Data Over Sound

Just saw this mentioned. It’s interesting how an idea that, years ago, was just a method of harnessing existing technology, can re-appear as something funky and brand new. It joins those other technologies that aim to get data into our devices via cost-free, non-contact interfaces, such as QR Codes.

What is Chirp?

A Chirp™ is a sonic barcode. With Chirp technology, data and content can be encoded into a unique audio stream. Any device with a speaker can transmit a chirp and most devices with a microphone can decode them.

People of a certain age will be familiar with the use of audio cassettes as storage for their microcomputer programs back in the 1980s – I think I used reel-to-reel for a time.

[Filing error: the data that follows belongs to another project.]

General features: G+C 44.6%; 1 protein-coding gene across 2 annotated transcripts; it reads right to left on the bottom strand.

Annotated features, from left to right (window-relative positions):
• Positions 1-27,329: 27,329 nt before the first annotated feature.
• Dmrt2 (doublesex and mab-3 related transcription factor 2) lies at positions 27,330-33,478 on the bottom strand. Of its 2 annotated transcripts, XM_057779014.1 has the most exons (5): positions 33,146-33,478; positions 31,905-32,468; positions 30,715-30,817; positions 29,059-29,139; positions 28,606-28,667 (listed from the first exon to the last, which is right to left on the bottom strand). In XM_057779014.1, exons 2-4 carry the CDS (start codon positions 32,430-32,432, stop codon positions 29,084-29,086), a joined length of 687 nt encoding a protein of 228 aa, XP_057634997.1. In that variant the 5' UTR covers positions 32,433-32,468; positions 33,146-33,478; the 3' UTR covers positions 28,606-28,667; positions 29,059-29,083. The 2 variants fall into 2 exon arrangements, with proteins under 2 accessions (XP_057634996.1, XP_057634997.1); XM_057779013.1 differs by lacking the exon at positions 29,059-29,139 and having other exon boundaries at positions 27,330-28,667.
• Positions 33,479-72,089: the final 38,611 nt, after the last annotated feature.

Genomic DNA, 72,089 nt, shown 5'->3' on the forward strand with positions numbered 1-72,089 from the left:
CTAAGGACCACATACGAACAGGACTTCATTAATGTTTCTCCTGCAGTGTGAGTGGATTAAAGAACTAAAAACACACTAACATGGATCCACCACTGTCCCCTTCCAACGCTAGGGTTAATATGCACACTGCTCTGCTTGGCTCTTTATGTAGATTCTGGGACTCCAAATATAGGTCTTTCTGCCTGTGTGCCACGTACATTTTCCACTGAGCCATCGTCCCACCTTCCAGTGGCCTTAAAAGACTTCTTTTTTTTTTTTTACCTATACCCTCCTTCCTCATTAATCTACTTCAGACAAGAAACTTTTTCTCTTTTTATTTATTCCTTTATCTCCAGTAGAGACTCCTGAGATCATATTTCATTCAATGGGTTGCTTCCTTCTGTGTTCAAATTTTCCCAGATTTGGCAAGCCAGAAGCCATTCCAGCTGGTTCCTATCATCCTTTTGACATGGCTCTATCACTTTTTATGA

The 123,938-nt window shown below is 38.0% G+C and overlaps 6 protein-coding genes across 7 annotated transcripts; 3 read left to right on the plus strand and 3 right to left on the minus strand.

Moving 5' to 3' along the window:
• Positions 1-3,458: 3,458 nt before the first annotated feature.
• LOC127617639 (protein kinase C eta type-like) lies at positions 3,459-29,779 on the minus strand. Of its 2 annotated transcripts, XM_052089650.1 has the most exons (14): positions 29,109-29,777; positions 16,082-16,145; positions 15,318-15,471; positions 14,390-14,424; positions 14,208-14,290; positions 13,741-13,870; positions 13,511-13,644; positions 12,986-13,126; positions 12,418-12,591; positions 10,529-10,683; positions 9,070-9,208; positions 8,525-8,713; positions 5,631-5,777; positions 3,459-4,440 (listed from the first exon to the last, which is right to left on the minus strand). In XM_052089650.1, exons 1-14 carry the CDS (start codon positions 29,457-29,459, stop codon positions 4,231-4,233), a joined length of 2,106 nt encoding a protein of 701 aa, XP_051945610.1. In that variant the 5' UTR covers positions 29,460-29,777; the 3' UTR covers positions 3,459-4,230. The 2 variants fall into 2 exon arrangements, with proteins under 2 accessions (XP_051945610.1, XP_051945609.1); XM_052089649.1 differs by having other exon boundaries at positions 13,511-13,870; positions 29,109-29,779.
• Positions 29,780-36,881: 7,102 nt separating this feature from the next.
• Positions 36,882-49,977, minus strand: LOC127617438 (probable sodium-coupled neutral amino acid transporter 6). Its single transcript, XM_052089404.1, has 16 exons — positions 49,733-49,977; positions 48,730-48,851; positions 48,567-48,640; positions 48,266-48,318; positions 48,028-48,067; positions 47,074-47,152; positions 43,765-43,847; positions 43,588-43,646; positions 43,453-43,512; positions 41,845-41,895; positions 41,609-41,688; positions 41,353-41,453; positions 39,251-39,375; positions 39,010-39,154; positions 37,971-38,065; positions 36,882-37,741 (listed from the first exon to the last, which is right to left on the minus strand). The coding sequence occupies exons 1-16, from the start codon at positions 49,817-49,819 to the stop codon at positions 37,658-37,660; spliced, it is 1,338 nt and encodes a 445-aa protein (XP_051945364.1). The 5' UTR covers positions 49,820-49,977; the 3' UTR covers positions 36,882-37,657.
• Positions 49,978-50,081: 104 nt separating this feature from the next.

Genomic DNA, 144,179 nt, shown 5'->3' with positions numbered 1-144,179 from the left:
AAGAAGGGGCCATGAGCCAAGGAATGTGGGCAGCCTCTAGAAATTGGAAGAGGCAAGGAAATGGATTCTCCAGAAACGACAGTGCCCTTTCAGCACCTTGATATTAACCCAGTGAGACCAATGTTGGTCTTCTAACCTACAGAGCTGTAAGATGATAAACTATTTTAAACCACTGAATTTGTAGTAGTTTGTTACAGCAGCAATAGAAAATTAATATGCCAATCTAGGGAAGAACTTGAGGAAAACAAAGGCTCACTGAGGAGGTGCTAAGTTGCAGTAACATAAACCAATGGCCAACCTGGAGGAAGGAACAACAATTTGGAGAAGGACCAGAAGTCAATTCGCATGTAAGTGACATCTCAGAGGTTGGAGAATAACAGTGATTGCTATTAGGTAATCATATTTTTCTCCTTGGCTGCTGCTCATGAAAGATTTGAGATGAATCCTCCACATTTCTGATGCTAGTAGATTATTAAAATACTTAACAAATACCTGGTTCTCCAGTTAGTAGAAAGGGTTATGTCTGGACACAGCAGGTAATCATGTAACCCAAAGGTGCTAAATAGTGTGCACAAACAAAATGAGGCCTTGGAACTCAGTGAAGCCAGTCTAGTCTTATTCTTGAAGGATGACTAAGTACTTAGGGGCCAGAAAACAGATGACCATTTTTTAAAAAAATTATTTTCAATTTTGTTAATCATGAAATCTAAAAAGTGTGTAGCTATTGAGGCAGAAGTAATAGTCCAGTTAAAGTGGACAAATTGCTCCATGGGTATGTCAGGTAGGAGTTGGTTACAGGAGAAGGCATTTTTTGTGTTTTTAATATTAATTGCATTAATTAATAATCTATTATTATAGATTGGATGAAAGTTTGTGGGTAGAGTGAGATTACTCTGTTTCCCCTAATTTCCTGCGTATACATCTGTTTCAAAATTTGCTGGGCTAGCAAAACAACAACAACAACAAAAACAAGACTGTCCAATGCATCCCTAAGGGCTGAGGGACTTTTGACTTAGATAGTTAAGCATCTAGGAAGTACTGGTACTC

I also remember, round about 1980, sending a computer program over the phone to a friend’s house by holding the phone close to the speaker and picking the sound up at the other end with a microphone. As I recall, our version wasn’t really very reliable or practical, but I think we did succeed in sending a short program. Obviously we were inspired by the audio coupler modems that we might have seen in films and documentaries.

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SMPTE and MIDI timecodes can be recorded as audio signals on analogue tape and can survive multiple transfers and, I dare say, would be robust enough to work over a speaker-microphone link.

In the 1990s we were all familiar with ‘the sound of data’ when we used dial-up modems.

Over the years we have also had DTMF dialling, audio watermarking, Shazam, Siri, Alexa etc. and phone-based automated systems using speech recognition, all of which have to deal with extracting ‘data’ from noisy audio. You would think that the new audio barcodes should be pretty simple to make work reliably.

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